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Soil Moisture 7-11-18

drought monitor 7-10-18

Drought monitor as of 7-9-18.  From the moisture graphs below, I don’t agree that at least portions of Nuckolls and Thayer counties were removed from drought status and other portions of our region no longer show abnormally dry.  Even though we were blessed with some large rain events, the moisture really helped only the top two feet of the profile since in areas of this region, the soil moisture status had never fully recharged at the 3 and 4 foot levels.  I did not provide graphs last week for groundtruthing as I took a few days off over July 4th.  We will see how or if this is adjusted in the future.

Byron 7-11-18

This location received 1″ prior to 6/29 since the last graph and ? on July ? Total soil moisture depletion for this location (top 4 feet) is around 30% depletion based on this graph.  The third foot is actually hard and dry compared to how wet it showed the past several weeks on these graphs, so I’m unsure if there’s an old root or earthworm channel that’s been keeping the sensor reading wetter than what I actually probe.  But it is now drying back out in this graph.  Corn at this location is pollinating.

Superior 7-11-18

Total rains received since the last graph are ? Total soil moisture depletion (top 4 feet) is at 50%.  Corn at this location was three leaves from tasseling on 7/11.

Lawrence 7-11-18 Corn

Since the last graph, this location has received ? of rain.  Total soil moisture depletion (top four feet) in this field is at 50% depletion.  Soybean at this location is nearing beginning pod.

Lawrence 7-11-18 Soy

Rains received since the last time I showed graphs are ? Total soil moisture depletion (top three feet) is showing above 50% depletion.  Corn at this location is pollinating.

Clay Center 7-11-18

This location has received some rains and current total soil moisture is around field capacity for this field.  Corn is pollinating at this location.

Seward 7-11-18

This location has been blessed with rains.  It wasn’t difficult to install these sensors and the total depletion (currently showing top three feet) around 30% depletion.  I hadn’t hooked up the fourth foot sensor yet, thus why no readings are shown this week for it.  Corn is pollinating at this location.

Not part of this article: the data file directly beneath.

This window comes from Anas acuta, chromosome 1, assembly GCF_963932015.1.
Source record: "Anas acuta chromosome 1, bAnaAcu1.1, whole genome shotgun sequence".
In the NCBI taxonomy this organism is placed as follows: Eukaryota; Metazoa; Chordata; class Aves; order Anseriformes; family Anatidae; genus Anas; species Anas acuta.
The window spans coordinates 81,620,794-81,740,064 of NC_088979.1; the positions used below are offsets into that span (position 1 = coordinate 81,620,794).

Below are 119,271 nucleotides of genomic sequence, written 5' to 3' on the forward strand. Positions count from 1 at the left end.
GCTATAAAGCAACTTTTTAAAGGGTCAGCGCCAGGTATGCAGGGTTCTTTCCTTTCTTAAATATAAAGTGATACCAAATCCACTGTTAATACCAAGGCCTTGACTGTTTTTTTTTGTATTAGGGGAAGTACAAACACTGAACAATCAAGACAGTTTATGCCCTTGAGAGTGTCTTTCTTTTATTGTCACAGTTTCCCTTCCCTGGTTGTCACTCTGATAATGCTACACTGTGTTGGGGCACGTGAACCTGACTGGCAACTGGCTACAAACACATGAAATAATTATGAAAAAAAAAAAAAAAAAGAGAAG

York 7-11-18

This location received 4.5″ of rain on ? which helped with the top two feet of the profile.  An additional ? was received on July 1.  Since then, no significant rainfall has been received at this location with the soil moisture depletion (four feet total) around 35%.  Soybean is at beginning pod at this location.

Soil Moisture 5-17-18

Hoping these graphs change for us after this past weekend’s rain events!  These readings were taken as of 5/17/18.

Byron 5-17-18

As of 5/17/18, total soil moisture depletion in this field stayed fairly steady.  The top two feet are nearing field capacity.

Superior 5-17-18

At the Superior location as of 5/17/18, total soil moisture depletion remained around 40%.  The first foot is nearing field capacity with the second foot nearing 35% depletion.

At the Lawrence location I’m just sharing last week’s graphs from 5/10/18.  Soybean was planted into the corn stubble on 5/11/18 and the sensors were removed and re-installed with the readings needing time to adjust.  The farmer said it was so dry he had to use a drill to re-install the moisture sensors.  I have no idea what happened in the soybean stubble field but the readings this past week were crazy so decided to share new graphs on the Lawrence location next week.

Lawrence 5-10-18 CornLawrence 5-10-18 Soy

JenREES 4-8-18

Reducing Soybean Seeding Rates:  Can I reduce soybean seeding rates and still maintain yield?  It’s a common question from soybean growers, especially those seeking to reduce input costs.  Every year during winter meetings I share what our growers have found.  We now have 11 years of On-Farm Research proven data.

The findings? Reducing soybean seeding rates from 180,000 or 150,000 seeds/acre to 120,000 seeds/acre doesn’t statistically reduce yields in 30- or 15-inch rows in silty clay loam and silt loam soils in south-central and eastern Nebraska. Results of 18 studies showed for seeding rates of 180K, 150K, and 120K seeds per acre, average yields were 69.0, 68.7, and 68.4 bu/ac, respectively (Figure 1). The early studies within this dataset all had seed germination of at least 90% listed on the seed bag. In all but two situations (seeded at 180,000 and achieving 88% germination), the growers were able to achieve 90% or greater of their planted stand.